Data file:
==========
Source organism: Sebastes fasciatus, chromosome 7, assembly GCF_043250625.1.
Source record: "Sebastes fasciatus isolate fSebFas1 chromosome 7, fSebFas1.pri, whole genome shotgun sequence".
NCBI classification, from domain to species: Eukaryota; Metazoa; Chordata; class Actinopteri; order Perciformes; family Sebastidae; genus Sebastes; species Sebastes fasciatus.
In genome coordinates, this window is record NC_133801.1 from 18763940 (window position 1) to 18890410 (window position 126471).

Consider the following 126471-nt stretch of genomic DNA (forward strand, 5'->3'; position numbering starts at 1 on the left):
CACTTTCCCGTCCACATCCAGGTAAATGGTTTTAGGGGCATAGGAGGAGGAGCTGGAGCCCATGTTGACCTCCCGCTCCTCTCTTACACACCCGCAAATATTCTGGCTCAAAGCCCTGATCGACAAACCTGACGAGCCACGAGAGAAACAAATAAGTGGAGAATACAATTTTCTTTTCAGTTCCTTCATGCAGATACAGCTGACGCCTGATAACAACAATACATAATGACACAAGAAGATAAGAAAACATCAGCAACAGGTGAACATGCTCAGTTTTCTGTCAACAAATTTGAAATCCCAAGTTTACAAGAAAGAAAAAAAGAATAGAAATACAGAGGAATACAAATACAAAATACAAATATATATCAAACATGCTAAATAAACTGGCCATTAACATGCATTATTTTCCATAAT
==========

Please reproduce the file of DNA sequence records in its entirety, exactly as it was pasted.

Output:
Source organism: Sebastes fasciatus, chromosome 7, assembly GCF_043250625.1.
Source record: "Sebastes fasciatus isolate fSebFas1 chromosome 7, fSebFas1.pri, whole genome shotgun sequence".
NCBI classification, from domain to species: Eukaryota; Metazoa; Chordata; class Actinopteri; order Perciformes; family Sebastidae; genus Sebastes; species Sebastes fasciatus.
In genome coordinates, this window is record NC_133801.1 from 18763940 (window position 1) to 18890410 (window position 126471).

Consider the following 126471-nt stretch of genomic DNA (forward strand, 5'->3'; position numbering starts at 1 on the left):
CACTTTCCCGTCCACATCCAGGTAAATGGTTTTAGGGGCATAGGAGGAGGAGCTGGAGCCCATGTTGACCTCCCGCTCCTCTCTTACACACCCGCAAATATTCTGGCTCAAAGCCCTGATCGACAAACCTGACGAGCCACGAGAGAAACAAATAAGTGGAGAATACAATTTTCTTTTCAGTTCCTTCATGCAGATACAGCTGACGCCTGATAACAACAATACATAATGACACAAGAAGATAAGAAAACATCAGCAACAGGTGAACATGCTCAGTTTTCTGTCAACAAATTTGAAATCCCAAGTTTACAAGAAAGAAAAAAAGAATAGAAATACAGAGGAATACAAATACAAAATACAAATATATATCAAACATGCTAAATAAACTGGCCATTAACATGCATTATTTTCCATAAT